Thursday, 5 April 2012

Rural Society.

Far from the Madding Crowd.

Far from the Madding Crowd is a 1967 British drama film directed by John Schlesinger, adapted from the book of the same name by Thomas Hardy.

A rural life was the reality for most of the English until the Industrial Revolution which brought people to the cities.
The Industrial Revolution is the period encompassing the vast social and economic changes that resulted from the development of steam-powered machinery and mass-production methods, beginning in about 1760 in Great Britain and extending through the first half of the nineteenth century. The lives of large sections of the population of Great Britain underwent massive changes during the industrial revolution. Work became more regimented and disciplined, and began to take place outside the home.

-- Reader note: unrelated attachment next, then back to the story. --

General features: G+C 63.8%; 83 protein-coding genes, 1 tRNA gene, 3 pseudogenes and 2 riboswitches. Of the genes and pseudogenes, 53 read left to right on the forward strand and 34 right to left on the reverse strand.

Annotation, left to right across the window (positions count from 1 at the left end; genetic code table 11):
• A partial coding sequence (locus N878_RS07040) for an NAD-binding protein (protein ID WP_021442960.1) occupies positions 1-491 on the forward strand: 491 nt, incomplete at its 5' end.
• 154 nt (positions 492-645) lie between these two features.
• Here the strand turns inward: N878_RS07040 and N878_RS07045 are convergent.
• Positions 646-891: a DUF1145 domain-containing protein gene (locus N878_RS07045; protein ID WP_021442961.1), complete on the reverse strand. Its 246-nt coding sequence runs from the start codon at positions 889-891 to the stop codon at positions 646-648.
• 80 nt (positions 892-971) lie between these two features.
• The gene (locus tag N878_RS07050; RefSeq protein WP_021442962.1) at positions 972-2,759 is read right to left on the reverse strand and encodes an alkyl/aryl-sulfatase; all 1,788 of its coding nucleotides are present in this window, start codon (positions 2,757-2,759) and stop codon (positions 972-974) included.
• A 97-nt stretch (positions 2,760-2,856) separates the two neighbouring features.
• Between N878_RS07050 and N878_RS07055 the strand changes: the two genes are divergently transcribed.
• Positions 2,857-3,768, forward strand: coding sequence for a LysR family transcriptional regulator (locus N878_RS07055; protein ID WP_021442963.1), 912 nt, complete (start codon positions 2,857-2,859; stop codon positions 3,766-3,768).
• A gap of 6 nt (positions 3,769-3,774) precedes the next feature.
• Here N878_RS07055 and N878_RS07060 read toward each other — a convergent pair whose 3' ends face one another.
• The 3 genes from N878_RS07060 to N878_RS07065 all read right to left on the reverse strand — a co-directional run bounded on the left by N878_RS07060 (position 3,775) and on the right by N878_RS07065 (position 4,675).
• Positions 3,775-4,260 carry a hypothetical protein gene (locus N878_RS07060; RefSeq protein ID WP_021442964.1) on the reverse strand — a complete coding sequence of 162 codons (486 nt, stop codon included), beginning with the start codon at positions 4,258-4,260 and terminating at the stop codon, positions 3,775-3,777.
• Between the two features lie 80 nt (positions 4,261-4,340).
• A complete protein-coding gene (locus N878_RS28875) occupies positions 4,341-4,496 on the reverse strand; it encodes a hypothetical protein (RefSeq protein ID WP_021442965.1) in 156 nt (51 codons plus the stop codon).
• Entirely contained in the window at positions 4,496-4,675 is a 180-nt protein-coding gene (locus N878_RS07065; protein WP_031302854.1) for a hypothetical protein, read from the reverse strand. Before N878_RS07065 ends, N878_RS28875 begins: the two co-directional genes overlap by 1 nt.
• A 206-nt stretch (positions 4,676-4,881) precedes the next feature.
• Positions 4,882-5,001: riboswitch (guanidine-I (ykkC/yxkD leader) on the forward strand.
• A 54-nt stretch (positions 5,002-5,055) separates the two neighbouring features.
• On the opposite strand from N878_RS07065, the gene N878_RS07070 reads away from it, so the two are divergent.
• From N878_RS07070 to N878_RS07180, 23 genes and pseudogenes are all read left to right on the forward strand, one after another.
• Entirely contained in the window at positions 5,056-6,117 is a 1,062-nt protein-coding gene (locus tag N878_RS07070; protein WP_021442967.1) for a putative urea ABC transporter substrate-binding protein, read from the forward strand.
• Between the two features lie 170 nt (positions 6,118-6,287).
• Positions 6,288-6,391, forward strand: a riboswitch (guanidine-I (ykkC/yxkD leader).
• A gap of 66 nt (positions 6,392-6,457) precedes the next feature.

Perhaps the first sign of the revolution was in the enclosure movement, which started in the 16th century and peaked from about 1760 to 1832. This movement often enclosed lands held in common and assigned ownership to large landowners, who were motivated to improve them by draining wetland, ditching, introducing new crops and better cultivation techniques and so on. These measures improved farm productivity, and at the same time drove some farm workers into the cities.
A movement of the population to the cities from the countryside produced dramatic changes in lifestyle.